The hot topic at Tuesday’s City Council meeting will be medical marijuana, and a soon-to-be administered regulatory program that has critics on all sides.
Most collectives have said from the start that the city is being too heavy-handed in its approach to capping the number of collectives to 10, when there are believed to be more than 100 currently operating. In contrast, some city councilmembers have said the restrictions on the number of collectives allowed and where they can be located doesn’t go far enough.
After reviewing the Planning Commission’s recommendations from a July 27 meeting, which included allowing off-site cultivation of cannabis and increasing the cap to 25, the San Jose city administration’s memo appears to have changed little from previous council direction, and in some cases gone a step further in restricting where collectives can operate.
Police Chief Chris Moore, Angeligue Gaeta, an assistant to City Manager Debra Figone, and Joseph Howerdel, the director of planning, building and code enforcement, signed a memo recommending that the cap of 10 remain, on-site cultivation be mandatory and permits be granted on a first-come, first-served basis dependent on meeting all registration requirements.
“At this time, the Administration is aware that some Collectives continue to believe that a cap on the number of Collectives that can locate within the City is not necessary,” the memo states. “Some Collectives also disagree with the requirement that all cultivation of medical marijuana remain on-site. While the Administration will continue to work with the Collectives during Program implementation to address their concerns, in the event that any Collective remains dissatisfied with a component of the Program and challenges the legality of that component in a court of law, the Administration will work with the Council to explore other options available to the City. Those options will include, if necessary, a ban on Collectives while the Council determines whether it wants to continue to expend City resources on developing a Program that is ultimately acceptable to every Collective.”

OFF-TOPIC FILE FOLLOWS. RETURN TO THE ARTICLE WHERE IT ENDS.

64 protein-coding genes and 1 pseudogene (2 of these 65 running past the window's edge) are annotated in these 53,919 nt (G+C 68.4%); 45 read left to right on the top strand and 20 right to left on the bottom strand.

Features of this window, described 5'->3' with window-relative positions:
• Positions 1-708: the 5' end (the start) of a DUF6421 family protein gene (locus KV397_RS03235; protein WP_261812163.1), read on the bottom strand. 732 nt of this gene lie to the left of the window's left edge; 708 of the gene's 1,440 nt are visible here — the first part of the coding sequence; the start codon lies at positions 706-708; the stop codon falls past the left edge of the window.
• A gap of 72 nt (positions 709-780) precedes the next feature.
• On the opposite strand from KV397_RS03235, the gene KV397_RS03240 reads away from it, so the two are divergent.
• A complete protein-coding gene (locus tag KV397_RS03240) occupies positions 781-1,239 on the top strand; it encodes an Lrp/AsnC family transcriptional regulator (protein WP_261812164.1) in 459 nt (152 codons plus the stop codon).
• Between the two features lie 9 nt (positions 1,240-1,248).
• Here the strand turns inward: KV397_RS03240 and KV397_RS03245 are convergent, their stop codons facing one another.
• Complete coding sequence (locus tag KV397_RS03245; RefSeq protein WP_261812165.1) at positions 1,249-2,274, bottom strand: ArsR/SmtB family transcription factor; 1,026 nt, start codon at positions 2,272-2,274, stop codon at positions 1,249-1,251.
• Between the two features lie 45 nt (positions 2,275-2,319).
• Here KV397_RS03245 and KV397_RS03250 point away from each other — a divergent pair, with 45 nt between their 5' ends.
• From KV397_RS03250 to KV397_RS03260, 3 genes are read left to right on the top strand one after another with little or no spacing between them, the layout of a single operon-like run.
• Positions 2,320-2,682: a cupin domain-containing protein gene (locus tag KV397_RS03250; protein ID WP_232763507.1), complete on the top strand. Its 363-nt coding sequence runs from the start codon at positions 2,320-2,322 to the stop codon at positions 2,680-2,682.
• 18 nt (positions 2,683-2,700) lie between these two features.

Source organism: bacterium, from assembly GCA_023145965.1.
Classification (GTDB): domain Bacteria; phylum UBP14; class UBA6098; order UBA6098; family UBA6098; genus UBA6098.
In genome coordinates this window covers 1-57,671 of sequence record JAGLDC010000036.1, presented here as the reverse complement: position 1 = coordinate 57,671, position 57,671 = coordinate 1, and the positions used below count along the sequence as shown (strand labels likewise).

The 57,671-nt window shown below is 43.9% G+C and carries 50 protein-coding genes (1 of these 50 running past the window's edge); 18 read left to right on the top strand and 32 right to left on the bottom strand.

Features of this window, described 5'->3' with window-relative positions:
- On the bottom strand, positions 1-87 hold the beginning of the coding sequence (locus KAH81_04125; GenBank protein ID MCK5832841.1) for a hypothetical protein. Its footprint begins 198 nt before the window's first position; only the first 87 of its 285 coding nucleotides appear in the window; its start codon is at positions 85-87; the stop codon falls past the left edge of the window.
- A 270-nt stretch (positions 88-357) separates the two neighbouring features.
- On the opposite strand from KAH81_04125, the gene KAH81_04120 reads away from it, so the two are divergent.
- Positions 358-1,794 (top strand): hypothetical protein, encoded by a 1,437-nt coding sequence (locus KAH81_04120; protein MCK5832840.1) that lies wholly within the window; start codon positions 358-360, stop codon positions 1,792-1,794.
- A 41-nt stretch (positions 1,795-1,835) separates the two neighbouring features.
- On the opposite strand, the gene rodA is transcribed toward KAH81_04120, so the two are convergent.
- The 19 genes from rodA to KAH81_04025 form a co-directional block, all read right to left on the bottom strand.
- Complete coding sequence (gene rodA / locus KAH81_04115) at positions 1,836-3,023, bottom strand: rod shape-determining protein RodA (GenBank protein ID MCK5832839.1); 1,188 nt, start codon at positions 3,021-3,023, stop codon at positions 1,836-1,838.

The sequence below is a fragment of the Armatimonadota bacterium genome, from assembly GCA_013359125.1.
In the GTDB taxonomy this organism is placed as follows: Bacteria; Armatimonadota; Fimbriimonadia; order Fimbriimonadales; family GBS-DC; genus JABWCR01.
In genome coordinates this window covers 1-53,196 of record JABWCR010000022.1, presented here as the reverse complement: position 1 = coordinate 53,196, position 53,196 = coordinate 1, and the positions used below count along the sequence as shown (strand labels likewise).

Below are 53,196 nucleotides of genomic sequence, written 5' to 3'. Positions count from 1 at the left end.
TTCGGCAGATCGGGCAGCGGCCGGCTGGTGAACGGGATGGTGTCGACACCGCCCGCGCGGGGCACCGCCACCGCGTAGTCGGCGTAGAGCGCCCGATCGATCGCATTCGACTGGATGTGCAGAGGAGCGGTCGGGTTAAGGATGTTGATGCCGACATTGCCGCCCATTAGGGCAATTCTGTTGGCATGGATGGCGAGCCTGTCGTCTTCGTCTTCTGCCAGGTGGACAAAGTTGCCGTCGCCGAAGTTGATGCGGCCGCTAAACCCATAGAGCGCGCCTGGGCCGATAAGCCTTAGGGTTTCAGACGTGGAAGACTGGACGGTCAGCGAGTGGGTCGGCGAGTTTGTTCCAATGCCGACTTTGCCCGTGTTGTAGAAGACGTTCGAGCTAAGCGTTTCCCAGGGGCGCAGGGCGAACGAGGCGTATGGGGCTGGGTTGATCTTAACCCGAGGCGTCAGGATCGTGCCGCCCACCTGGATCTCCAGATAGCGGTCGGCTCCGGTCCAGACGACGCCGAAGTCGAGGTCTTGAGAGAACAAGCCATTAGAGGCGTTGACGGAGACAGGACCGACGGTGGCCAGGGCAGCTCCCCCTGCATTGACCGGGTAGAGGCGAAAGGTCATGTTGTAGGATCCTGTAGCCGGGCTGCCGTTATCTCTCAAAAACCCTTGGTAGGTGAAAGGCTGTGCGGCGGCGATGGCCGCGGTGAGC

The administration’s memo suggests allowing edible products and balms, salves and lotions to be made available, but only if the products are manufactured on-site. That detail was neither part of the council nor the Planning Commission’s recommendations.
Additionally, the memo suggests further restrictions on where collectives can locate by barring commercial pedestrian areas, ground-floor office space in downtown, shopping malls, enterprise zones or other incentive zones. This expands on the recommendations by the council as well as the Planning Commission.
A full spreadsheet can be found at the end of the memo, showing where the council, Planning Commission and administration stand on each issue.
City Attorney Rich Doyle also put out a memo detailing potential legal fights that could come from the new regulatory program. One key detail that will be changed is the city’s language regarding collectives. Instead of referring to collectives as doing “sales” of cannabis, the city will now refer to these actions as “transfers.”
Other items to be discussed Tuesday include: adopting district boundaries based on the 2010 census; looking at Grand Jury responses about local emergency response systems, and the value in re-hiring people already receiving pensions; accepting a federal grant to fund the design and construction of a new water recycling center; and finalizing advertising arrangements for HP Pavilion, which might not be going by that name for long.